Compensation Disclosure in a Real Estate Transaction – Form 119

Professional and personal biases often arise for a broker or their agent as a natural consequence of marketing or locating a property or loan for a client. Some biases in a transaction confront the broker or their agent with a puzzle of competing interests. Occasionally, the bias is an opposing interest of a magnitude sufficient to hinder the broker’s ability to unhesitatingly fulfill their fiduciary duties of care and protection owed their client, called a conflict of interest. 

A conflict of interest is a professional or personal bias held by a broker or their agent about another person in a transaction, creating an agency dilemma for the broker and agent. Conflicts in an agency relationship are distinguished from issues of compensation or referrals to affiliated businesses arising out of the broker’s involvement in a transaction on behalf of a client.

Editor’s note – The referral of a client to a financially controlled business, owned or co-owned by the broker, must be disclosed by use of an affiliated business arrangement (ABA) form. [See first tuesday Form 519]

A conflict of interest exists in a client relationship when:

  • the broker or their agent has a positive or negative biastoward the opposing party or another person indirectly involved in a transaction they are arranging on behalf of the client; and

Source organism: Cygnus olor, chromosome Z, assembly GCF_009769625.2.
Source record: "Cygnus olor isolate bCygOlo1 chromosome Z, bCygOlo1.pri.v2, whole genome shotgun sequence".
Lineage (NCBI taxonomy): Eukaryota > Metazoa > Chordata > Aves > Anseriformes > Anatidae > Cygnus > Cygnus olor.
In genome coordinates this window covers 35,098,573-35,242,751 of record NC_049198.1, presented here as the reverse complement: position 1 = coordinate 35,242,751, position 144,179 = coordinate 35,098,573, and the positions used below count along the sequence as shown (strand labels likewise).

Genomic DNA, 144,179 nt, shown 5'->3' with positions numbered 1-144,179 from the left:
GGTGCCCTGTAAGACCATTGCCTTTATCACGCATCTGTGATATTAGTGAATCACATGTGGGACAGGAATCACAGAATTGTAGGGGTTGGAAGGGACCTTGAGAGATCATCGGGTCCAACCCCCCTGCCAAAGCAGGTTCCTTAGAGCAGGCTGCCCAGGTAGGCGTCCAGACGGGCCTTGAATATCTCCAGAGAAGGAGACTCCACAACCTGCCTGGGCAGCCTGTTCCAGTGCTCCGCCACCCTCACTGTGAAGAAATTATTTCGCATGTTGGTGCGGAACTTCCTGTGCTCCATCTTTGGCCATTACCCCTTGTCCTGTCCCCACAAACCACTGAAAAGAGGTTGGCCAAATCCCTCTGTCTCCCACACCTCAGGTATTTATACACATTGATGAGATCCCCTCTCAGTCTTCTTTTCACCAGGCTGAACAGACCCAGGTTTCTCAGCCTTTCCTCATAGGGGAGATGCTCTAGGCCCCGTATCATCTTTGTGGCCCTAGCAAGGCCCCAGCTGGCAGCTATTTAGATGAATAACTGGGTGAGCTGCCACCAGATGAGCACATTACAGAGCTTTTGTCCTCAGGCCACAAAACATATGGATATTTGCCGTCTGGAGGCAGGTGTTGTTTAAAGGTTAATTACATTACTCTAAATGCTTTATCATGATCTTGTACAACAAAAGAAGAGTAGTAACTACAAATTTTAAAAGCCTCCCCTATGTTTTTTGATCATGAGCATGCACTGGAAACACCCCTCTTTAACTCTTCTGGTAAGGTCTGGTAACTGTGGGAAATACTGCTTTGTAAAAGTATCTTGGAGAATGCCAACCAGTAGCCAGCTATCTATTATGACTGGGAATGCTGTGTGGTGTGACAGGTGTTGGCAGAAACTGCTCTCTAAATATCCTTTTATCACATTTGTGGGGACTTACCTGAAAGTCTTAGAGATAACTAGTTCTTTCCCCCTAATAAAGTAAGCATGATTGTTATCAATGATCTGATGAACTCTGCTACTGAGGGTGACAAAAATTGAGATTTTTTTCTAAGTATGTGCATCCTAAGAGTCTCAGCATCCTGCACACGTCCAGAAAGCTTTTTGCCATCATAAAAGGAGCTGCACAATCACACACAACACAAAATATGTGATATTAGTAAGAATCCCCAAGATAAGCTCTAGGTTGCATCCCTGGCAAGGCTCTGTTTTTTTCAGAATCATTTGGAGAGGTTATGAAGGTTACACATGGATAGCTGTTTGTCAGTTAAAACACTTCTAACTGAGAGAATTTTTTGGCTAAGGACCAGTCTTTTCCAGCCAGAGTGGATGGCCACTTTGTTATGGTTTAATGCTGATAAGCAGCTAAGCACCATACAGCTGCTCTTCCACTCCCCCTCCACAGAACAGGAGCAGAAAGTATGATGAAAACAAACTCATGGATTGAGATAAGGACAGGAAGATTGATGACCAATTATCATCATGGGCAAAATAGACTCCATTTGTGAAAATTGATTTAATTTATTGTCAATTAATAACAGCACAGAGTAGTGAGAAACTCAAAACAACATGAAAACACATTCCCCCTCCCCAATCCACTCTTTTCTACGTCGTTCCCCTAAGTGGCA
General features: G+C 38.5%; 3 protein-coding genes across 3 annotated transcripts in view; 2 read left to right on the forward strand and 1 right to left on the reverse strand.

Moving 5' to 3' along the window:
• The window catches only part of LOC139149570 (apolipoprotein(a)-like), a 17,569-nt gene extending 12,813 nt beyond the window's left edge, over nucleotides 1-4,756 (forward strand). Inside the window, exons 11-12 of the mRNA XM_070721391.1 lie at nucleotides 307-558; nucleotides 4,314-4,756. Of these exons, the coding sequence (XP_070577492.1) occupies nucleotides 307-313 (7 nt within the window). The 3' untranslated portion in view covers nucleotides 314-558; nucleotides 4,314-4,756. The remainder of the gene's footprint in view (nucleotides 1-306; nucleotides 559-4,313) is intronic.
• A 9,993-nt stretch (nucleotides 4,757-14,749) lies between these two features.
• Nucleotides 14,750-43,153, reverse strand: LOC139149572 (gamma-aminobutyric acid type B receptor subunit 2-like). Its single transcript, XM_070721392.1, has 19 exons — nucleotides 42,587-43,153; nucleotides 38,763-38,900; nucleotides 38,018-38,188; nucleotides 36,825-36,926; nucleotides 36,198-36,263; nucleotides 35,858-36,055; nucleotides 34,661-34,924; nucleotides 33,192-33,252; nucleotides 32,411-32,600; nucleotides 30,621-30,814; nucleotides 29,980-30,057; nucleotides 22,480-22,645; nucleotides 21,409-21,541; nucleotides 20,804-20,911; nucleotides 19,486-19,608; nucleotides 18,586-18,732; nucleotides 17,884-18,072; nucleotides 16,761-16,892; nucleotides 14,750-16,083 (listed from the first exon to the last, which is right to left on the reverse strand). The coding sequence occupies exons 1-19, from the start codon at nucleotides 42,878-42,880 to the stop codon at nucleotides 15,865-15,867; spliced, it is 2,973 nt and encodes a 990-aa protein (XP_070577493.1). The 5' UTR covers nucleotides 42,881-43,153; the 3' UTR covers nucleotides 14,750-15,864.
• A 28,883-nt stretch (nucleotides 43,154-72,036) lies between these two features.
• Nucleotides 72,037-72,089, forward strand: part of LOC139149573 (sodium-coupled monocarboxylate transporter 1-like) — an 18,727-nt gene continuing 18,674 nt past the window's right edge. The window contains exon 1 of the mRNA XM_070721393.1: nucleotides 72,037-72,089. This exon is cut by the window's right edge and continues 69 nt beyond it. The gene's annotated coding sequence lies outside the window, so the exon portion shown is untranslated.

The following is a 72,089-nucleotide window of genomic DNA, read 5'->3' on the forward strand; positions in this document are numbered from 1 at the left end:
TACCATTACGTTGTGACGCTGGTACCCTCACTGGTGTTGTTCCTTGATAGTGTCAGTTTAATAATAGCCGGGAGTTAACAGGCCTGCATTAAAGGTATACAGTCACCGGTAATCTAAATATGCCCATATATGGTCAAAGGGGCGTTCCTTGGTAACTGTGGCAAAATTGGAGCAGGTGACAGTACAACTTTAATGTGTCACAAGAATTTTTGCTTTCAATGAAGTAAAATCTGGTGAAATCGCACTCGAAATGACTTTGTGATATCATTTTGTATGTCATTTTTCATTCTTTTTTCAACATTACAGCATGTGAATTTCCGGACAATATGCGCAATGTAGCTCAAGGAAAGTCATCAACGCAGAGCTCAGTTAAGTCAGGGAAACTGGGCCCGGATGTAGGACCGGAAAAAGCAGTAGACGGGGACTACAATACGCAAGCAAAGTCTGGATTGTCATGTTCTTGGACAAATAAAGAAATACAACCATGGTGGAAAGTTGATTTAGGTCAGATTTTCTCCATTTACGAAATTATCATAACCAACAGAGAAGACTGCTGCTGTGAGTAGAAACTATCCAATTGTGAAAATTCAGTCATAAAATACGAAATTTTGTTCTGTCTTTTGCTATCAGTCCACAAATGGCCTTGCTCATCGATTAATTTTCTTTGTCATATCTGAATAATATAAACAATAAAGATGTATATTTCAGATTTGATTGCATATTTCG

• the bias might compromise the broker’s ability, to the detriment of the client, to freely recommend the most beneficial action and provide untainted guidance to their client in the transaction.

A bias that rises to the level of a conflict of interest is to be disclosed to the client. Here, the bias might disrupt the broker’s ability to make impartial decisions about the degree of care and protection they owe their client. When timely disclosed and the client decides  to continue to retain the broker to negotiate or arrange the transaction, the broker avoids breaching their fiduciary duty of good faith, fair dealing and trust owed to their client. [See first tuesday Form 527]

Related reading:

Brokerage reminder: Flipping for profit, fraud in the market

Conflict of interest disclosure: manage your ongoing agency conflicts

In a professional relationship, a broker’s financial objective of compensation for services rendered by the broker is not a conflict of interest.

In a transaction negotiated on behalf of a client, fees and benefits derived from professional courtesies, familial favors, and preferential treatment by others which the broker or his agents will receive are compensation the broker will disclose to the client. The compensation disclosure is in addition to the disclosure of any conflict of interest of the broker or their agent concerning these persons. Disclosure of any direct or indirect compensation to be received by the broker not previously disclosed or known to the client is made by preparing and handing the client a signed Compensation Disclosure form. [Calif. Business & Professions Code §10176(g); see first tuesday Form 119]